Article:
From a photograph by Solomon D. Butcher of four daughters of rancher Joseph M. Chrisman, at their sod house in Custer County, Nebraska. From left to right, Harriet, Elizabeth, Lucie, and Ruth. Photographed in 1886.

Wednesday, April 19, 2006

Two Red Barns on Edwards Mill Road

Life in Christian County, Kentucky... The Rural Life...



Two red barns in evening lightIn evening light


Two red barns in morning lightIn morning light


Two old barns stand alongside a gentle curve on Edwards Mill Road, east of Hopkinsville. I am sure that Edwards Mill Road was there long before the barns were built. Nowadays, the road is paved, but when the barns were built, it was undoubtedly a dirt road that was very muddy every spring.

The road in front of these barns once led to Edwards' Mill which was located on the Little River. The official name of the mill was "Little River Mills", but people called it "Edwards' Mill" because it was owned and operated by the Edwards family.

Edwards' Mill was built in 1837 and it operated until 1922 when the mill burned. Before Edwards' Mill, a grist mill operated in the same location. It was built in 1800. So I am sure there has been a road through this field for a couple of centuries now.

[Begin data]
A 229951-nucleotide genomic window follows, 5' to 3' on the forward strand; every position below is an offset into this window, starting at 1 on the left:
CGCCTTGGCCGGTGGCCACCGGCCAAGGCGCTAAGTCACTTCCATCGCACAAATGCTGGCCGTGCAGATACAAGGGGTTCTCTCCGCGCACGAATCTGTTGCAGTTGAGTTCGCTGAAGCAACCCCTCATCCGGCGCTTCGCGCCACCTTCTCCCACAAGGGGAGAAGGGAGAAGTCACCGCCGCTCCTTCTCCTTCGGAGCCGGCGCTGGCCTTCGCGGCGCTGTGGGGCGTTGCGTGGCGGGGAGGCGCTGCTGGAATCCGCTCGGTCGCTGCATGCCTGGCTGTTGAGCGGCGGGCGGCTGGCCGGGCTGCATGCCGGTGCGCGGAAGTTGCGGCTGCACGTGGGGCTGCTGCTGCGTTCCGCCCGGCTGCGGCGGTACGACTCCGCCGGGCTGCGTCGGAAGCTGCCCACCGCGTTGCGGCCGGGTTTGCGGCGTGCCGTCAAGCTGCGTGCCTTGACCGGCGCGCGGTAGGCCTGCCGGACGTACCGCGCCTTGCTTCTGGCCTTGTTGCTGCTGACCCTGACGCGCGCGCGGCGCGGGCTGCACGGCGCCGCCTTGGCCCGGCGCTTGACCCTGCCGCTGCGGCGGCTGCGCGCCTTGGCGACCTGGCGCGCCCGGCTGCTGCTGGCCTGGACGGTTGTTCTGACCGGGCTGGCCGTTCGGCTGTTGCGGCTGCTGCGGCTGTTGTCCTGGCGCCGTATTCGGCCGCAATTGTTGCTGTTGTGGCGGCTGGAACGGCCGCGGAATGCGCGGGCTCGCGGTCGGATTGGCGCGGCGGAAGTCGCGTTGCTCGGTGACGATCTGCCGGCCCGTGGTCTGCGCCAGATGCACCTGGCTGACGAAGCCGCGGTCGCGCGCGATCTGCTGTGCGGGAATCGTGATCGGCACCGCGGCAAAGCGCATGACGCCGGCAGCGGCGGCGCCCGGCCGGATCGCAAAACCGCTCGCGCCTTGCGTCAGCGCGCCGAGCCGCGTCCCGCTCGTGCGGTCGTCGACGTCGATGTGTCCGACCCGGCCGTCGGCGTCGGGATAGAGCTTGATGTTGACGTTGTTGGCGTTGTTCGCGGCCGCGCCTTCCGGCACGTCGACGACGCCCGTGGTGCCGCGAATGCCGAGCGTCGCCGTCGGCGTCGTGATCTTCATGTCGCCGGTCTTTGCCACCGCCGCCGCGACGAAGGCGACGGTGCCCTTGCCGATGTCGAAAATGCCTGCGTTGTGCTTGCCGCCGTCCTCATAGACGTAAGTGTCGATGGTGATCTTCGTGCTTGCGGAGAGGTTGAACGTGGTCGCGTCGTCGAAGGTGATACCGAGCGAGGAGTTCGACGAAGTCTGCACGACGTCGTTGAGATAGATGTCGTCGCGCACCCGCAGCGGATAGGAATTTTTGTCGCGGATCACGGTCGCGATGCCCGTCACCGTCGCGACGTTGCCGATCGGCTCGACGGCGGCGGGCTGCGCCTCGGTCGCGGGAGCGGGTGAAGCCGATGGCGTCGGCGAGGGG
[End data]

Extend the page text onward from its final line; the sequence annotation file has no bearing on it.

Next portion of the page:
Source of the above historic information: Gateway from the Past, Volume II: A Pictorial History of Hopkinsville and Christian County, KY Since 1865, compiled by William Turner. (The publishing date, etc. is not clearly cited.)

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UPDATE

I went back this evening and took this photo again with the barns facing the sun. I like the evening photo better, but I'll leave them both in place for the sake of comparison.

Related post:
Buildings Are Not Forever

6 comments:

Tudorw said...

I really like this image - a simple but effective composition that works.

John

Genevieve said...

Thank you, John, and bless your heart for suggesting that I have technique. :)

Trixie said...

The barns are beautiful because of your photos! I really like the evening light.

Genevieve said...

If farm buildings were like antique furniture or paintings, some of them would be called "primitives". The farmer had an idea what he needed, and he built it as well as he was able.

The barn on the right side of the photo has an odd shape. It looks like it was originally a classic Kentucky tobacco barn and then they decided to tack a very long shed onto one side of it.

Laura Edwards said...

Thank you for these photos, and especially for the info. on Edwards Mill. My husband, Troy Edwards is a direct descendant of James Edwards who owned the mill. Because of your article, I was able to find William Turner, and his abundant knowledge about the mill, and the history of my husband's wonderful family. Thank you for capturing some of Hopkinsville's rich beauty and history.

Genevieve said...

Thank you, Laura, for taking time to let me know the information was helpful to you. I'm glad you were able to learn some of your family history. (Your family as well as your husband's family!)

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